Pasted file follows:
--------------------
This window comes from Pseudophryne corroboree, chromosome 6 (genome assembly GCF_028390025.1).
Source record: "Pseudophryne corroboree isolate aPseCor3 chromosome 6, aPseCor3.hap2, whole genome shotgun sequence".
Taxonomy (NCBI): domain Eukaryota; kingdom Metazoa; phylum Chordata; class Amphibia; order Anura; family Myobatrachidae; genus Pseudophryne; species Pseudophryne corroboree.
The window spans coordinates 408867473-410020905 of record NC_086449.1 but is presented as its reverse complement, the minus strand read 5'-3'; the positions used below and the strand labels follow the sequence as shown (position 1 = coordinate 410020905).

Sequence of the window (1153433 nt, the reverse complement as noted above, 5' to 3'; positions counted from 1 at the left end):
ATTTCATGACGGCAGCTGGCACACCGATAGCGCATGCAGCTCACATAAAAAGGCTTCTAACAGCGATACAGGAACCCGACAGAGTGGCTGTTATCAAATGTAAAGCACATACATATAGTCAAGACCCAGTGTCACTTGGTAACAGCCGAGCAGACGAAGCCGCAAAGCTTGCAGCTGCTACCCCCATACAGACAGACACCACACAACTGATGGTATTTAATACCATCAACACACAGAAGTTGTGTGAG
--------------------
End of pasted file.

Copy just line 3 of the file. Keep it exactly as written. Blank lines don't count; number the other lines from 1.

Taxonomy (NCBI): domain Eukaryota; kingdom Metazoa; phylum Chordata; class Amphibia; order Anura; family Myobatrachidae; genus Pseudophryne; species Pseudophryne corroboree.